In the world of tech, taking care of your stuff can mean several different things. For hardware, it means avoiding temperature extremes (don't leave your laptop in your freezing car, for instance, and don't let the closet with your server in it get too hot) and handling it like the fragile thing it is. Don't drop your laptop, shake it, use it as a fly swatter, etc. Maintaining software, by contrast, means downloading updates and patches whenever available (especially to antivirus!) and making sure you have the download code (or backup disk) someplace reliable in case of a crash.
For 2011, take your most important piece of hardware (computer, iPhone, whatever) and do a little research to find out how to take care of it. Then do the same with your most important piece of software (the one you've already committed to become expert in). Those two small steps will help you wring more value out of your tech and more bang out of your buck.
3. Check Out the Cloud
It's been hard for lawyers to avoid the concept of cloud computing over the past year or two, and 2011 will be no different. The cloud (or software as a service as cloud-based offerings are sometimes called) offers several opportunities to get more bang for your buck. Cloud software usually involves paying a monthly subscription fee for access to the software, a fact which causes palpitations in the hearts of cost-conscious lawyers. When you dig a little, though, the picture changes somewhat.
First, cloud-based software frees you from the need for a server. This avoids costs for hardware, software and maintenance. Second, even traditional, locally-installed software has gotten into the game of looking to get more of your money. Instead of a monthly subscription, traditional software vendors offer new versions (often called the upgrade cycle) which have built in compatibility requirements that over time require an attorney to upgrade even if she was happy with the previous version. Last, cloud-based software reduces the reliance on IT consultants, which along with licensing fees and taxes ranks as one of the least fun things in the world to spend money on.
A word of caution: the State Bar has still not reached a conclusion on the ethics of the legal cloud in N.C., though, so bear that in mind as you research cloud-based options like Clio (practice management), NetDocuments (document management) and Google Apps (office suite).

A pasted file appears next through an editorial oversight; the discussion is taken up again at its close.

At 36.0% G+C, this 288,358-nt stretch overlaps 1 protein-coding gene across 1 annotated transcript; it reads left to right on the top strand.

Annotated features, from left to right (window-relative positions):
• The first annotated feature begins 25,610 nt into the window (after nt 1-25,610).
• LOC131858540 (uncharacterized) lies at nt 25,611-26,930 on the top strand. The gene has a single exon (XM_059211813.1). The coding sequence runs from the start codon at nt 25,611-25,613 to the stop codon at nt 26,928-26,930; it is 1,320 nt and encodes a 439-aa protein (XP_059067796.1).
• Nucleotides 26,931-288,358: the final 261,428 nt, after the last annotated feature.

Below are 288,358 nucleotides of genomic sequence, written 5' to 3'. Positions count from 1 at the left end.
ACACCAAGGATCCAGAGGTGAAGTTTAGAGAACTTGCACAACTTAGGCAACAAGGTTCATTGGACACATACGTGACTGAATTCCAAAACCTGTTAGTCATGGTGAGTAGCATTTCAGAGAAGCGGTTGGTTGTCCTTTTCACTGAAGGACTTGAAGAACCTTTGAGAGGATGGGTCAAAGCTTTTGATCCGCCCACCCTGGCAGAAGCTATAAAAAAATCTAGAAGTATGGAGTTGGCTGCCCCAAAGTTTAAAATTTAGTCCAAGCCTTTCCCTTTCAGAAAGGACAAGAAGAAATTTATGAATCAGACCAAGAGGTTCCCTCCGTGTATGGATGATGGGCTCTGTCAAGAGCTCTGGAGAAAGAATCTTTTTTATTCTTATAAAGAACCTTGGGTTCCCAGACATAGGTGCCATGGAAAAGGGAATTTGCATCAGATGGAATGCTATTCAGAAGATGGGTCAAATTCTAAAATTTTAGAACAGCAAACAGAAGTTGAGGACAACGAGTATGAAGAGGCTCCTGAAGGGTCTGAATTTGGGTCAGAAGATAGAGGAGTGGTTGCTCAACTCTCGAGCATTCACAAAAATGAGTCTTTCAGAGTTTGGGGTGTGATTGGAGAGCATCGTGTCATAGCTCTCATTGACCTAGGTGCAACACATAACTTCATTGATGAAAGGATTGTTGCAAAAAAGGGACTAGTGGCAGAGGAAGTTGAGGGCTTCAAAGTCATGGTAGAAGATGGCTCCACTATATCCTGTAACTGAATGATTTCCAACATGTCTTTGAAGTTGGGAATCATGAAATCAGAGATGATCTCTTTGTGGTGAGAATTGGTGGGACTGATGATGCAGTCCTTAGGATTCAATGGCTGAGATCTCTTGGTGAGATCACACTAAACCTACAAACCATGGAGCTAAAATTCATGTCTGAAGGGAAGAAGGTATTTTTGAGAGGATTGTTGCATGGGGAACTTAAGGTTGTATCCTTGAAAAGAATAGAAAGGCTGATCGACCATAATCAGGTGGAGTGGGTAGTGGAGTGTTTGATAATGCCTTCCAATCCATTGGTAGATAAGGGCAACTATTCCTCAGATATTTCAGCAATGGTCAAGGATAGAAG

4. Shop the Deals
Finally, with the post-holiday spending spree in the rear view mirror, now is a great time to find some really great deals on everything from holiday cards to computers. There are lots of sites on the internet specifically designed to help you locate great discounts on tech stuff. If shopping around for discounts is not your style, at least try running a search on Google or Bing to comparison shop an item before you buy. Couldn't be easier and may save you somewhere between a little and a bunch. Last, if your shopping elan is more serendipitous than strategic, check out "deal of the day" sites like Woot or Groupon. Not necessarily tech related, but each day they feature some new, decent discount that may be just thing you didn't know you needed.
There you have it. Even if all your New Year resolutions have gone to seed, there is still time to commit to getting your tech house in order for the upcoming year.
Happy New Year and best wishes for a successful 2011!
Erik Mazzone is the Director of the Center for Practice Management at the North Carolina Bar Association. If you are reading this, he is your free, confidential law practice consultant. Call him (919-657-1580) or e-mail (firstname.lastname@example.org ) him any time. Operators are standing by. Or you could skip all that and just check out his blog, LawPracticeMatters.com. Whatever works.
Views and opinions expressed in articles published herein are the authors' only and are not to be attributed to this newsletter, the section, or the NCBA unless expressly stated. Authors are responsible for the accuracy of all citations and quotations.